The Library of Congress listened, and has decided to no longer use the heading "illegal aliens" in bibliographic records.
The report went on to note that California's Governor Jerry Brown removed the term from the state's labor code and that Representative Joaquin Castro introduced legislation to expunge that term from documents, laws and U.S. regulations. His legislation, known as the CHANGE Act, would replace the term alien with “foreign national,” striking “illegal alien” from federal law and replacing it with the inaccurate and deceptive term, “undocumented foreign national.”
The article noted that the term alien has been used in U.S. documents since the Naturalization Act of 1790.
Let us also consider another term that is nothing short of Orwellian: “sanctuary city.”
Cities that refuse to comply with federal immigration laws are given the innocuous sounding title “sanctuary city.” The term “sanctuary” implies a place of safety and security. Yet the underlying purpose for our immigration laws is to prevent aliens from entering the United States if they pose a threat to the safety and well being of America and Americans.
This includes criminals, terrorists and those who are severely mentally ill and prone to violence. How safe are those who reside in cities that encourage aliens who are criminals, fugitives and terrorists to move in and set up shop?
This was the self-evident point to be found in the title of my recent FrontPage Magazine article, “Immigration Law Enforcement Is Not About Xenophobia But Commonsense.” A city or state that shields illegal aliens from detection by the federal government is operating in clear violation of federal law. Yet this practice of shielding and harboring illegal aliens from the federal government has gone unnoticed and unpunished by the federal government for decades -- at least since the 1980s.
I focused on the nexus between these sanctuary cities and the threats posed by terrorists embedding themselves in towns and cities across the United States in my March 31, 2016 article for FrontPage Magazine, “Terrorism, Enclaves and Sanctuary Cities: How sanctuary cities facilitate the growth of terror enclaves in America.”
Even as we have witnessed deadly terror attacks in the United States, in Europe and elsewhere, the commonsense and reasonable measures to enforce our immigration laws to protect innocent lives and the security of our nation are castigated by politicians from both sides of the political aisle in the United States, who insist that we be “compassionate.”
Simply stated, suicide is not an act of compassion.
A series of truly worrisome reports note how, across the United States, college campuses have stifled dissent. Education is supposed to encourage independent and, indeed, critical thinking. Debate and discourse should not be seen as a threat but as a celebration of the First Amendment.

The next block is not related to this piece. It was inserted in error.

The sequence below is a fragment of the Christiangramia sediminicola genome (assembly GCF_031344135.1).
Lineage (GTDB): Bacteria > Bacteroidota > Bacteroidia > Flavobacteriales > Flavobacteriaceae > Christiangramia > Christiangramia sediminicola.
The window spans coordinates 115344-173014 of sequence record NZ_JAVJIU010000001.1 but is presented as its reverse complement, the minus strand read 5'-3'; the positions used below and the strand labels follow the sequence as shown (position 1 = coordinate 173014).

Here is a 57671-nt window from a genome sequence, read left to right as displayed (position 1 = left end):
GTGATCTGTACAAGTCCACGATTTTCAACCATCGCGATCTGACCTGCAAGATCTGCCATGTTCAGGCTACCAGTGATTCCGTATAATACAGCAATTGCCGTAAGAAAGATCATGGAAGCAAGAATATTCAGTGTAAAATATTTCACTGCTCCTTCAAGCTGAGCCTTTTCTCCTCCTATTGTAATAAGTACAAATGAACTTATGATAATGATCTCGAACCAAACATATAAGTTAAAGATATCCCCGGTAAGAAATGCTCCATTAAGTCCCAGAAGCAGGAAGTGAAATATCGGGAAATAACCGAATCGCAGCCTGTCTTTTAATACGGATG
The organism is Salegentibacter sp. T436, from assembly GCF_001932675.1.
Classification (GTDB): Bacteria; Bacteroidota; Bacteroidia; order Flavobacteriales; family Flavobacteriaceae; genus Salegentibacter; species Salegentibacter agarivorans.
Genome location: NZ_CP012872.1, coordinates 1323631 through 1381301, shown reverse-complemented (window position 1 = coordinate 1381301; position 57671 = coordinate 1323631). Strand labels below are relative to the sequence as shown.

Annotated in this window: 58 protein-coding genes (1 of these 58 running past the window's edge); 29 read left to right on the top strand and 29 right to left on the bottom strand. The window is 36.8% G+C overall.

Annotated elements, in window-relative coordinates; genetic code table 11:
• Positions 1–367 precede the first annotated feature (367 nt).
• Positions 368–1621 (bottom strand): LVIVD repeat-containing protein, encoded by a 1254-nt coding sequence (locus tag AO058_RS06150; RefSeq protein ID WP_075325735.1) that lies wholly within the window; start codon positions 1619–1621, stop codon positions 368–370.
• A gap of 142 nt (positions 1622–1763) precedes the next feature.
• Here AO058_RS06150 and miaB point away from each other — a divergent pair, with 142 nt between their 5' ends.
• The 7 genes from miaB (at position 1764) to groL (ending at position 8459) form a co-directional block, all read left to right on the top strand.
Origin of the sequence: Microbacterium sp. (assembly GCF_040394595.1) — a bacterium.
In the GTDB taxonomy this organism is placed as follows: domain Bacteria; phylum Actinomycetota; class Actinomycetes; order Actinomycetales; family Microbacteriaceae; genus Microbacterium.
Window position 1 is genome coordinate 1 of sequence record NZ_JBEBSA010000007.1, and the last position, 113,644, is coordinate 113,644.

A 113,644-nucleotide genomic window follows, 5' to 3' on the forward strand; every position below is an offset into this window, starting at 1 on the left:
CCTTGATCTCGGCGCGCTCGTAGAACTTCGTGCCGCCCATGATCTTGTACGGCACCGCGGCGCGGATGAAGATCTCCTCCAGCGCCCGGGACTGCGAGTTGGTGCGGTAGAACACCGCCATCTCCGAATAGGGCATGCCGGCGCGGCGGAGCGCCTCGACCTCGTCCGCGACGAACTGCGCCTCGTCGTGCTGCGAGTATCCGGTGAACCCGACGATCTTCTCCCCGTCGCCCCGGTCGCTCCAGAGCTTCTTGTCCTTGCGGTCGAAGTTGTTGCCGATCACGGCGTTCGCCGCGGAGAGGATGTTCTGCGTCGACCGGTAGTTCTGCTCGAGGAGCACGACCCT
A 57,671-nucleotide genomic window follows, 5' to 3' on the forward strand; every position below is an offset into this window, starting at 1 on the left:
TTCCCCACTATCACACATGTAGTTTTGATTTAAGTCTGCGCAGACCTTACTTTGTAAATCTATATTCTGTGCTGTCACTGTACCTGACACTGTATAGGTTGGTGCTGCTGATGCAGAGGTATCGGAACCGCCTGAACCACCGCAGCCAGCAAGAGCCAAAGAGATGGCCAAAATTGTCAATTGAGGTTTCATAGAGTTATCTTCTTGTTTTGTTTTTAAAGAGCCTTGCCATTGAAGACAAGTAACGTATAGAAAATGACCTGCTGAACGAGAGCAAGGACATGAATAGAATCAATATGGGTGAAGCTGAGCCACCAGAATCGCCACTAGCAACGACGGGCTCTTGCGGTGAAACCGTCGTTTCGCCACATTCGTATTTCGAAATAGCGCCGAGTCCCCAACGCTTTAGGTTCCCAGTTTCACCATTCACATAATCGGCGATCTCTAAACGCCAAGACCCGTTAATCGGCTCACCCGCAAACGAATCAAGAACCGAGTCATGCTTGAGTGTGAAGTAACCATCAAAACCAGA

Tactics to intimidate and castigate students who refuse to parrot the opinions of the faculty must be rejected and opposed.
On January 5, 1967 Ronald Reagan delivered his inaugural address which began with the following statement that is well worth remembering:
To a number of us, this is a first and hence a solemn and momentous occasion, and yet, on the broad page of state and national history, what is taking place here is almost commonplace routine. We are participating in the orderly transfer of administrative authority by the direction of the people. And this is the simple magic which makes a commonplace routine a near miracle to many of the world’s inhabitants: the continuing fact that the people, by democratic process, can delegate this power, yet retain custody of it.
Perhaps you and I have lived with this miracle too long to be properly appreciative. Freedom is a fragile thing and is never more than one generation away from extinction. It is not ours by inheritance; it must be fought for and defended constantly by each generation, for it comes only once to a people. Those who have known freedom and then lost it have never known it again.
All great achievements begin with thoughts and dreams. Those who would control our thoughts and destroy our dreams would destroy our future and the future of our children and their children.
My dad sagely told me that I would determine how people I encountered would treat me by making clear what I would be willing to tolerate. We must never tolerate the intolerable.
If ever there was a time when Americans need to stand together and resist the tyranny of those who would dismantle our freedoms, this is the time.